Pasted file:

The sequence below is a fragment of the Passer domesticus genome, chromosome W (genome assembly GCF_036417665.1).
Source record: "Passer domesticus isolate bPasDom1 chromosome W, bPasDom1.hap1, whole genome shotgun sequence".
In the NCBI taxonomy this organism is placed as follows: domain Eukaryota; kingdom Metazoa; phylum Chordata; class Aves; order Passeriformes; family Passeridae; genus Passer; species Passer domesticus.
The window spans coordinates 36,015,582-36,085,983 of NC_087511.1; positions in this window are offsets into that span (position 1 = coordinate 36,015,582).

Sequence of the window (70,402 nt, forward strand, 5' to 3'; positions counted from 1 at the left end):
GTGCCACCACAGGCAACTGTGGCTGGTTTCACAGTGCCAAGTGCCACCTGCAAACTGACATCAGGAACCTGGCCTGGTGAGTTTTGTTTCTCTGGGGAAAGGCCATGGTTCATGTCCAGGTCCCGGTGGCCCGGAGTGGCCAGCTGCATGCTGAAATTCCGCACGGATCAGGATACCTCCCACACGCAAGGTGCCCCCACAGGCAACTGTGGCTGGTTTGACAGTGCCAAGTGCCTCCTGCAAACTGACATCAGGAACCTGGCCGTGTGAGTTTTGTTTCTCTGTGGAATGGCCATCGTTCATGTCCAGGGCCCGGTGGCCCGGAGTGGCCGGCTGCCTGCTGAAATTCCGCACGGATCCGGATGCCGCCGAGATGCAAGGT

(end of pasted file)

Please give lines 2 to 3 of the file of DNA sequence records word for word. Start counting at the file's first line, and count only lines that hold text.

Source record: "Passer domesticus isolate bPasDom1 chromosome W, bPasDom1.hap1, whole genome shotgun sequence".
In the NCBI taxonomy this organism is placed as follows: domain Eukaryota; kingdom Metazoa; phylum Chordata; class Aves; order Passeriformes; family Passeridae; genus Passer; species Passer domesticus.